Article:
Researchers have used the evidence of pumice from an underwater volcanic eruption to answer a long-standing mystery about a mass death of migrating seabirds.
New research into the mass death of millions of shearwater birds in 2013 suggests seabirds are eating non-food materials including floating pumice stones, because they are starving, potentially indicating broader health issues for the marine ecosystem.
The research which was led by CSIRO, Australia's national science agency, and QUT, was published in the journal Marine Ecology Progress Series, that examined a 2013 seabird "wreck" in which up to 3 million short-tailed shearwaters died.
The lead author on the paper and CSIRO and IMAS-UTas researcher Dr Lauren Roman said there was much discussion in the scientific community about the causes of mass mortality of seabirds which are often found with plastic and other non-food items in their stomach.
"We found that in the instance of the shearwater bird deaths in 2013, these birds were starving, and in their starved state had reduced prey discrimination," Dr Roman said.
"Our study investigates the chicken-and-egg dilemma - do animals starve from eating non-food or do animals eat non-food because they are starving?""
Sea birds are widely considered to be indicators of the health of a marine ecosystem and mass mortalities can indicate changing food webs and ecological conditions.
Short-tailed shearwaters (Ardenna tenuirostris), which were the subject of the study, migrate from Australia in April to the North Pacific and return late in the year.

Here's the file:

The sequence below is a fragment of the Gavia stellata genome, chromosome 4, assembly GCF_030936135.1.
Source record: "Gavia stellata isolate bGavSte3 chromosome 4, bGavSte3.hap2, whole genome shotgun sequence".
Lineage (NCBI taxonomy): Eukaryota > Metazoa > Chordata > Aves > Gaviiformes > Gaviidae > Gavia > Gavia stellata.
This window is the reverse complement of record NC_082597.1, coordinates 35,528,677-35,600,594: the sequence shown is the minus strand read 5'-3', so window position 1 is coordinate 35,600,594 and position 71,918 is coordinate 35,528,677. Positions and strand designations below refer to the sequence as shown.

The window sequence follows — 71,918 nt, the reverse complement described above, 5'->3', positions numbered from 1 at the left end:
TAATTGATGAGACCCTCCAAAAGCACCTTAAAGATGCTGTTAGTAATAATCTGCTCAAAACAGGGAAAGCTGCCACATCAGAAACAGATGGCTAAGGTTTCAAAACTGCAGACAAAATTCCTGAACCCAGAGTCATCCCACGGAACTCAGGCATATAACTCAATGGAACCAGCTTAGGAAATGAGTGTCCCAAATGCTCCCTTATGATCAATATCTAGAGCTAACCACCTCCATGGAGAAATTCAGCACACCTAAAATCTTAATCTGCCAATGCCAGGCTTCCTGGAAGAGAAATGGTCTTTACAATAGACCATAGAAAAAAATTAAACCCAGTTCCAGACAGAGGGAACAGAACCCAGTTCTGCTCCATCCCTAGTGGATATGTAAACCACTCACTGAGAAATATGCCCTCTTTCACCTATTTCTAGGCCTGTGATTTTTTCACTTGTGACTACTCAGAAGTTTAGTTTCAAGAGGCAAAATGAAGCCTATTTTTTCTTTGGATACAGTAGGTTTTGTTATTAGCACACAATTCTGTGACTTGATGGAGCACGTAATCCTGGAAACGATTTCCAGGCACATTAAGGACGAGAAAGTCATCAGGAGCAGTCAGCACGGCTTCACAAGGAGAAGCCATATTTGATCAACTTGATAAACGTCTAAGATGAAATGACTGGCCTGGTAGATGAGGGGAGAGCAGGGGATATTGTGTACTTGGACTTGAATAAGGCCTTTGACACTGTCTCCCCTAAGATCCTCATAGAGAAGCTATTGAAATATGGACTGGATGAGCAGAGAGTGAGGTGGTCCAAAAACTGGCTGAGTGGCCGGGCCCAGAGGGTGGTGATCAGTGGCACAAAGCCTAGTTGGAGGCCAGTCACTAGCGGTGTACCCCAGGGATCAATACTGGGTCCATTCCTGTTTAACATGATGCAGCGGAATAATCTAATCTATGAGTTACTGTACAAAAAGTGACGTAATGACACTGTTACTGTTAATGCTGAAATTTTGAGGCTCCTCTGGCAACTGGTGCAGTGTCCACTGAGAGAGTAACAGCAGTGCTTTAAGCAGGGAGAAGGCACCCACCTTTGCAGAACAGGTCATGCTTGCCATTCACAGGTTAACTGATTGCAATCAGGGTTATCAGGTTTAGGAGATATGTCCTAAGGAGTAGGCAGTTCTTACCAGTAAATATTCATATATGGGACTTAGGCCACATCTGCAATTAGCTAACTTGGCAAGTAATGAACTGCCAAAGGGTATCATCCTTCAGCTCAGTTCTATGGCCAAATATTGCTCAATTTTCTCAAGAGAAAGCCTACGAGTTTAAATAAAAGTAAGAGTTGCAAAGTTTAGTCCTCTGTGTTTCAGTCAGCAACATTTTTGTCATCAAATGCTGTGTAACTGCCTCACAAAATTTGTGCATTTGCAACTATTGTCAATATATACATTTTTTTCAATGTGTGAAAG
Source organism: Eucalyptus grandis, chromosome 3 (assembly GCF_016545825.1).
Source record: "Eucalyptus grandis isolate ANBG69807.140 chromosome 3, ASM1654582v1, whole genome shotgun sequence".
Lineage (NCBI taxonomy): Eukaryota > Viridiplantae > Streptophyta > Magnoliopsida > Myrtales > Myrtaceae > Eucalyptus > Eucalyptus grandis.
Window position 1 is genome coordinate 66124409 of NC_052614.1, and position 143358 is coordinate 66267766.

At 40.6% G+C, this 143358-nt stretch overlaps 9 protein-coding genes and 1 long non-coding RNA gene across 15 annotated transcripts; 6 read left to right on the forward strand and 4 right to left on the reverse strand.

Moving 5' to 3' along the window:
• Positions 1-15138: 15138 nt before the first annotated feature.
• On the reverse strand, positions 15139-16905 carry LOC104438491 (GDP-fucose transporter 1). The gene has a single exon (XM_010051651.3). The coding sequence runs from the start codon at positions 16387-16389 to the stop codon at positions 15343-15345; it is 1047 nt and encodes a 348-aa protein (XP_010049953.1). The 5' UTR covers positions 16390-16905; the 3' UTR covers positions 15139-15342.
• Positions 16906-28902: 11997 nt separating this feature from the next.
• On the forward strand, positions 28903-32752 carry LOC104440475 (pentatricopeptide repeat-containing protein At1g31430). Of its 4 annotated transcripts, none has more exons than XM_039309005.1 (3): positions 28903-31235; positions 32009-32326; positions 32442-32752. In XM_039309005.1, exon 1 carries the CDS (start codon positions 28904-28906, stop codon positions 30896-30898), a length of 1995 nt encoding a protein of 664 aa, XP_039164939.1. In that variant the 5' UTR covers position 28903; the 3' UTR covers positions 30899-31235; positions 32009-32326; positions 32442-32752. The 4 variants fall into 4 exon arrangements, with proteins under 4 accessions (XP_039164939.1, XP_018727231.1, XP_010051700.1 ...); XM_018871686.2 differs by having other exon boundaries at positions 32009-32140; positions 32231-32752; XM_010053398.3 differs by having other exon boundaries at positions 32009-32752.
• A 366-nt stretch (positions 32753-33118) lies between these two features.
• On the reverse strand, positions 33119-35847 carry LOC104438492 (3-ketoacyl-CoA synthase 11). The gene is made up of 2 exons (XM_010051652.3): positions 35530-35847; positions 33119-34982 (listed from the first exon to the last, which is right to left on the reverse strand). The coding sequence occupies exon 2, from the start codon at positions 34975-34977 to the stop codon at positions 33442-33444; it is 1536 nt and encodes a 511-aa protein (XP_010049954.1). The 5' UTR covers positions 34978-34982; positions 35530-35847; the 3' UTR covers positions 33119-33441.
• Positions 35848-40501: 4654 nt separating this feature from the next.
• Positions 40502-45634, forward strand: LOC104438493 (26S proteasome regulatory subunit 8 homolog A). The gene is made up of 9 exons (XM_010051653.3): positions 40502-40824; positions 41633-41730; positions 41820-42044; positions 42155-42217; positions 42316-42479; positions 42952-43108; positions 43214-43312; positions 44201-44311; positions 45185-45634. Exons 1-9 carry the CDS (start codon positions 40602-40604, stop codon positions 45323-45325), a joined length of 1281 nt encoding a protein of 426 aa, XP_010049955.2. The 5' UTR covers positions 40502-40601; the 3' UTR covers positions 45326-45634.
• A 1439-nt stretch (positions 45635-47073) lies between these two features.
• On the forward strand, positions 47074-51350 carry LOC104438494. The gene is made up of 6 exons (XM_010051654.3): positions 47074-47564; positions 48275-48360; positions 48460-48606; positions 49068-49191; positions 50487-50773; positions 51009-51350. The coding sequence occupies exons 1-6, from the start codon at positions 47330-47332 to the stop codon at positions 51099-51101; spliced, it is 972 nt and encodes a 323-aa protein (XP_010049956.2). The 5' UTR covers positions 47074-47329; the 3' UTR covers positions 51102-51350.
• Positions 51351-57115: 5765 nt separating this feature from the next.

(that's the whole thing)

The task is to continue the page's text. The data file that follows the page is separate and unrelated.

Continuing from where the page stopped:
Necropsies of 172 seabirds recovered from beaches along the New South Wales and Queensland coast found 96.7 per cent of birds had ingested pumice or plastic.
The research team, including Dr Natalie Bool (IMAS-UTas), Leah Gustafson (QUT) and Dr Kathy Townsend (USC), used satellite systems to track the 2013 shearwater migration and overlayed that onto locations of the pumice raft produced by the 2012 Havre eruption in the Kermadec arc north of New Zealand.
QUT's Associate Professor Scott Bryan has been studying pumice rafts for over 20 years and recently has been tracking the impact of another giant pumice raft from a 2019 underwater eruption near Tonga that landed along the Australian coastline last year.
"We proposed that a short time period between non-food ingestion and death would indicate that birds were already starving at the time of non-food ingestion, and a starving state would be reflected by poor body condition and reduced muscle mass," Professor Bryan said.
"Death after a longer period would indicate that birds starved following ingestion of non-food."
Professor Bryan said detailed information about the route of the pumice raft was an integral part to determining the answer of where the birds had consumed the pumice.
"We combined the tracking information data of the short-tailed shearwaters, using location tags on migrating birds, and the geological signature of the ingested pumice," Professor Bryan said.
"By October 2013 when the shearwaters were returning to Australia on their annual migration from the North Pacific, the floating pumice was now located along their flight path as they approached Australia."
By determining when the birds ate the pumice, and their physical condition at the time, the researchers were able to conclude that the birds were already starving when they ate the pumice, and they had ingested the pumice about 12 to 41 hours before death.
"With a projected increase in challenging times for wildlife because of threats such as climate change, marine pollution and over exploitation of resources, this study has implications for mass mortalities and exacerbation of existing threats to marine species," Dr Roman said.
It was the coming together of researchers into seabirds and volcanoes and pumice rafts, apparently unrelated phenomena, and the crossing of science discipline boundaries that has been able to help solve this chicken-and-egg dilemma.
The research team included scientists from CSIRO, QUT, Institute for Marine and Antarctic Studies and University of the Sunshine Coast.
Marine Ecology Progress Series